Steve Kettelle, successful real estate broker
When several ultra-rich celebrities and businesspeople tried their hand at organic farming, they found the going a little rough.
Of course, they knew going in that growing any kind of crop these days demands not only a high level of skill and knowledge, but a comprehensive grasp of factors affecting the bottom line. Didn’t they?
According to an article in WSJ. Money magazine, these modern-day gentleman, and gentlewoman, farmers – who had hoped to prove the principles of organic farming once and for all – instead found it costly, incredibly labor intensive and full of confusing and often conflicting regulations.
“The nation is in the middle of an organic-food boom, and in case you haven’t noticed, a surprising number of boldfaced names are becoming part of it. That includes Oprah Winfrey. …as well as comedian Roseanne Barr.
This gentleman’s farming—or gentlewoman’s farming—movement has spawned its own lifestyle brand.
But the good intentions of these type-A types notwithstanding, the economics of organic farming are a potential blow to their fairly large egos. These are individuals with scores of successes in life, but experts say that despite the price premiums that come with organic labeling or other likeminded practices, the math doesn’t always work out. It is just too expensive to do.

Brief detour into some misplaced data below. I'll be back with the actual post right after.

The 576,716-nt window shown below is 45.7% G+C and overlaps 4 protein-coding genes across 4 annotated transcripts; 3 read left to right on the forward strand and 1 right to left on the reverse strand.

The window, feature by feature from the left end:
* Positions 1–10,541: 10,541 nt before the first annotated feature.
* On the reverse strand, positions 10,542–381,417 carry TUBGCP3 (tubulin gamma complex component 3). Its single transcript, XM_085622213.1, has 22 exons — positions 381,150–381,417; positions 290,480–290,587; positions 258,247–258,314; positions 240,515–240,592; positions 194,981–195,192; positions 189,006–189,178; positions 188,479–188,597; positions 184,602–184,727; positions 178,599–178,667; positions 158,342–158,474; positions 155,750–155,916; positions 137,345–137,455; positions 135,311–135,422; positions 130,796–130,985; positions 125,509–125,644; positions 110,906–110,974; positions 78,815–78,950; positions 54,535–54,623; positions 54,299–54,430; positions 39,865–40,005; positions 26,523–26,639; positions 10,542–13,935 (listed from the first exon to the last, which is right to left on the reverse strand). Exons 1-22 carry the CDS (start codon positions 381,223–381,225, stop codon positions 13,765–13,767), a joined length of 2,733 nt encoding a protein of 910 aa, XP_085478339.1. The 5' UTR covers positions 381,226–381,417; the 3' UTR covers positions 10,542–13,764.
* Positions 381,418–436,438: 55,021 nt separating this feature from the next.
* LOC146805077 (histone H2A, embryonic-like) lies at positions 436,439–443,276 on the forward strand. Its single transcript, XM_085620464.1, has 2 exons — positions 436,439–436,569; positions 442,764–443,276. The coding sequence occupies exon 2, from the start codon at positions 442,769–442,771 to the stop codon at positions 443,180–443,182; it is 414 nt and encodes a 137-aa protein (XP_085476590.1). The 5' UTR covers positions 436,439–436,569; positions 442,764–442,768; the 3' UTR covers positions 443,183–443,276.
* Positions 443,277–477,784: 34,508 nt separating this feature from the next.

With organic farming, there’s an issue of scale that makes turning a profit hard. In myriad ways, conventional factory farms benefit economically by virtue of their size; not just by purchasing feed and seed in volume, but also in handling pest and weed control. For example, on an organic farm, weeding can be far more labor intensive because it can involve actual weeding. And crops can wither due to one problem or another, with no jug of Roundup to remedy the situation.
“We had a late-season blight which consumed an entire potato crop….It can happen in a day,” says Steve Kettelle, a successful Florida real-estate broker who started a certified-organic farm in Pine City, N.Y., after partially getting out of the business before the bust, Kerrelle has learned over time to maintain a good diversity of crops in case one fails, which they inevitably do. He considers himself a success story in that he’s in the black with his roughly five acres of produce, but he concedes if he factored the time he puts into his plot, his hourly earnings “would probably be below minimum wage.”
Author: Passy, C.
Title: The New Gentleman Farmer.
Source: The Wall Street Journal. Available at: http://online.wsj.com/news/articles/SB10001424052702303997604579242722533288250